Punctuated by Tom Blomqvist’s pole position for defending race winner Meyer Shank Racing, the Acura ARX-06s had been fastest for much of the Roar and led four consecutive practice sessions.

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But the times have been extremely tight in the new Grand Touring Prototype (GTP) category that has brought hybrid engines to IMSA’s premier class. Only 0.9 seconds separated the nine LMDh cars in GTP in qualifying, and though the spread slightly widened to 1.378 seconds in Thursday’s practices with teams on varying strategies and preparation, Westbrook still pooh-poohed the importance of speeds.

“It’s always nice to be at the top, but I don’t think it means too much or read too much into it” Westbrook said. “Big fuel tanks in the GTP class this year, so you have no idea what fuel levels people are running. We had a good run, and the car is really enjoyable to drive now. I definitely wasn’t saying that a month ago.

“It really does feel good now. We are working on performance and definitely unlocking some potential, and it just gives us more confidence going into the race. It’s going to be super tight. Everyone’s got the same power, everyone has the same downforce, everyone has the same drag levels and let’s just go race.”

Because teams have put such a premium on reliability, handling mostly has suffered in the GTPs, but Westbrook said the tide had turned Thursday.

“These cars are so competitive, and you were just running it for the sake of running it in the beginning, and there’s so much going on, you don’t really have time to work on performance,” he said. “A lot of emphasis was on durability in the beginning, and rightly so, but now finally we can work on performance, and that’s the same for other manufacturers as well. But we’re worrying about ourselves and improving every run, and I think everybody’s pretty happy with their Cadillac right now.”

Mike Shank, co-owner of Blomqvist’s No. 60 on the pole, said his team still was facing reliability problems despite its speed.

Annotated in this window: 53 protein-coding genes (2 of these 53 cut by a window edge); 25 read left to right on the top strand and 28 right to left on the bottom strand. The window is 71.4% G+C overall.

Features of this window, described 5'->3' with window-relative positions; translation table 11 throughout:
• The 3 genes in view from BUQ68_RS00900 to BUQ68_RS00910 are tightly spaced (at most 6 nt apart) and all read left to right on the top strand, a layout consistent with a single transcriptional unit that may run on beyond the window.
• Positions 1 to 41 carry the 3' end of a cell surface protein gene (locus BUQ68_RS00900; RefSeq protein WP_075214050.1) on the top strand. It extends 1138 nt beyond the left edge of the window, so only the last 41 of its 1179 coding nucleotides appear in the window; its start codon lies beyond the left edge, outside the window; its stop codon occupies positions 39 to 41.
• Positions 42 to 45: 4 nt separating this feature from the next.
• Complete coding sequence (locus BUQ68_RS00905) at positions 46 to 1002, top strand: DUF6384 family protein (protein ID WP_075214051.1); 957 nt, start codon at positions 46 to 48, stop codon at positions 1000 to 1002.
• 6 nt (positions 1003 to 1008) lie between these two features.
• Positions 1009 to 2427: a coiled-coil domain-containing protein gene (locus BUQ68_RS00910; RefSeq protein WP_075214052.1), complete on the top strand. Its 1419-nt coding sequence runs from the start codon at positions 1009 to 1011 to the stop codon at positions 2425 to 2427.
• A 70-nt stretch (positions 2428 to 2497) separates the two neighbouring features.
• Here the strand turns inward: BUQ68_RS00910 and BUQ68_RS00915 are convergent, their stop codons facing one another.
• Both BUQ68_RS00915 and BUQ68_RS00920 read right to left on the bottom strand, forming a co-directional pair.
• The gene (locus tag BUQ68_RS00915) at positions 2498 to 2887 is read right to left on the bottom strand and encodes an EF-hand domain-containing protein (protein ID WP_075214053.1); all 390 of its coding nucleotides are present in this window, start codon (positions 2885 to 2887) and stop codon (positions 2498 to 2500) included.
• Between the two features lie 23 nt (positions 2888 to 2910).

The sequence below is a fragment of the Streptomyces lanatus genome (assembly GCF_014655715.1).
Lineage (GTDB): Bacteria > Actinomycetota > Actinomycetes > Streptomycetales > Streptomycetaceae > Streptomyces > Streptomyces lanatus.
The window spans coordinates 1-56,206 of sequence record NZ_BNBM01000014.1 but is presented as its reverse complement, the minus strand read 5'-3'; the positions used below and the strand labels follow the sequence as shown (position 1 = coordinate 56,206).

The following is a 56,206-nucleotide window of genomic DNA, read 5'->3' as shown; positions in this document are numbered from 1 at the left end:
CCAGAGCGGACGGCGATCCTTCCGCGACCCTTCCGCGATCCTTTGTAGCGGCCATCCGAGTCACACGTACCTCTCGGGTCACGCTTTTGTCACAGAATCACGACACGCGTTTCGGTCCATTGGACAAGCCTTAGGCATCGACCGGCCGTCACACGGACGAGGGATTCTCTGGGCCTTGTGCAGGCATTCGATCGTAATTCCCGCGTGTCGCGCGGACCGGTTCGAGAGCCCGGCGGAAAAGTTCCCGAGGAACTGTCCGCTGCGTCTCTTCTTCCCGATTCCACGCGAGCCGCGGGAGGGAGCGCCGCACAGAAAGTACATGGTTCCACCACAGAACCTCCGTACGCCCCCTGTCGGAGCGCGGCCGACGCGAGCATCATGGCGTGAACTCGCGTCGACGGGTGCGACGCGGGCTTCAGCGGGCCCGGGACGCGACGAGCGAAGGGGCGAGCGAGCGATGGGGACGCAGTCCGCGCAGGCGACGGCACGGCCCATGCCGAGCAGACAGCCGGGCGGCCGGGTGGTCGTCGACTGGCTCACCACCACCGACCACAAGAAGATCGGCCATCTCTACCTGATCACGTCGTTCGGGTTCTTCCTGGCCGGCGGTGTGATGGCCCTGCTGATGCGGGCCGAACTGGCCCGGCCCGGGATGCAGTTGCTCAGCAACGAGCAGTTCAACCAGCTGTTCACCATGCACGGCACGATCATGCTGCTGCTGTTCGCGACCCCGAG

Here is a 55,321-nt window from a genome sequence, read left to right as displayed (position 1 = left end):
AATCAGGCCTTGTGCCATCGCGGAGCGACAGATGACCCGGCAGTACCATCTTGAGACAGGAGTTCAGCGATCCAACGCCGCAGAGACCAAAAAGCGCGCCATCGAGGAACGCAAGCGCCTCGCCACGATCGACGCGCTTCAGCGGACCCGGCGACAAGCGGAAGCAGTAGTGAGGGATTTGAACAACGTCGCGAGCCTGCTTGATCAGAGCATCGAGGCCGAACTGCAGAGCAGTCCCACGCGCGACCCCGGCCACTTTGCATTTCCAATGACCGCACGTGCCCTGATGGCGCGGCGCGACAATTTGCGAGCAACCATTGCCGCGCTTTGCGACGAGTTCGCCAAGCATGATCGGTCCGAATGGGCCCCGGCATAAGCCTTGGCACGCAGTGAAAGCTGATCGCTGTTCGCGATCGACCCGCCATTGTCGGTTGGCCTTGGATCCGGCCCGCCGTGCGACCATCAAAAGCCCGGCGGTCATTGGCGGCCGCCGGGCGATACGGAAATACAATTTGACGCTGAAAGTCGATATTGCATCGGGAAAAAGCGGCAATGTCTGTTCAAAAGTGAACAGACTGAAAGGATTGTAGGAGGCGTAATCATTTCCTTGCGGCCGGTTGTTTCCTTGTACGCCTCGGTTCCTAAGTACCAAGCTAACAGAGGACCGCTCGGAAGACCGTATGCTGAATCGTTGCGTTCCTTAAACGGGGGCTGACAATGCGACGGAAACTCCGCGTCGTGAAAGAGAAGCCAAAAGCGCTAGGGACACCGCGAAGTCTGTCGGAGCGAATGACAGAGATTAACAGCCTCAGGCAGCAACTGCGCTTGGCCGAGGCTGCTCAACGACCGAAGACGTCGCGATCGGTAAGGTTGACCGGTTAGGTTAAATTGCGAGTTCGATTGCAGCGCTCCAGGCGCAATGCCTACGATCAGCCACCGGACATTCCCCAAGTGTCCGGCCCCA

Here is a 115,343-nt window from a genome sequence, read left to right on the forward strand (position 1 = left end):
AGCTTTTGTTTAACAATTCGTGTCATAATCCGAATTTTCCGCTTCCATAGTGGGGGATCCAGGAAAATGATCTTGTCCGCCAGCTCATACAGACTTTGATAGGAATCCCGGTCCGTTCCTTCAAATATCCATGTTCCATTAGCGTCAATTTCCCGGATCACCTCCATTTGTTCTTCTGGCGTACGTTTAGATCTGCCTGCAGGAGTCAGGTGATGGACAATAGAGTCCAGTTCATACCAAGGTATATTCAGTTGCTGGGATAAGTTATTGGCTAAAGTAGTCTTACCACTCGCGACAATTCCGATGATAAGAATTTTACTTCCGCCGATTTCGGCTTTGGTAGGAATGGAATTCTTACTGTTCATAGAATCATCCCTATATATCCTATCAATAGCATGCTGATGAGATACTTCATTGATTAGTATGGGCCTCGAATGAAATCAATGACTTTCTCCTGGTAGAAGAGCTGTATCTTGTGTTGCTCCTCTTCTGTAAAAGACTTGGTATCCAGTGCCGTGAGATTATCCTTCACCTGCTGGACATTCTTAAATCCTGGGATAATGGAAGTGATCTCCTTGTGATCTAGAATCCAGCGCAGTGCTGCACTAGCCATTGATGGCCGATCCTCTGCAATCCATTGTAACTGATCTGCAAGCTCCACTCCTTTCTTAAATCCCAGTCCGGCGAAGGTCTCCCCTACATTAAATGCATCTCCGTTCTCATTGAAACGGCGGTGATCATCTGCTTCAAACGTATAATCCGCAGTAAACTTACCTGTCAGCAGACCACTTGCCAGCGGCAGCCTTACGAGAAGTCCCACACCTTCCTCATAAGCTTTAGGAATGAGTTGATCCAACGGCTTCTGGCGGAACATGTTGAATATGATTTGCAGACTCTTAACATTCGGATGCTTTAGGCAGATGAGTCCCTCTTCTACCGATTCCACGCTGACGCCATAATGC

“We address them literally every hour,” Shank said. “We’re addressing some little thing we’re doing better to try to make it last. And also we’re talking about how we race the race, which will be different from years past.

“Just think about every system in the car, I’m not going to say which ones we’re working on, but there are systems in the car that ORECA and HPD are continually trying to improve. By the way, sometimes we put them on the car and take them off before it even goes out on the track because something didn’t work with electronics. There’s so much programming. So many departments have to talk to each other. That bridge gets broken from a code not being totally correct, and the car won’t run. Or the power steering turns off.”

Former Rolex 24 winner Renger van der Zande of Ganassi said it still is a waiting game until the 24-hour race begins Saturday shortly after 1:30 p.m.

“I think the performance of the car is good,” van der Zande said. “No drama. We’re chipping away on setup step by step and the team is in control. It’s crazy out there what people do on the track at the moment. It’s about staying cool and peak at the right moment, and it’s not the right moment yet for that. We’ll keep digging.”


PRACTICE RESULTS:

Click here for Session I (by class)

Click here for Session II (by class)

Click here for Session III (by class)

Combined speeds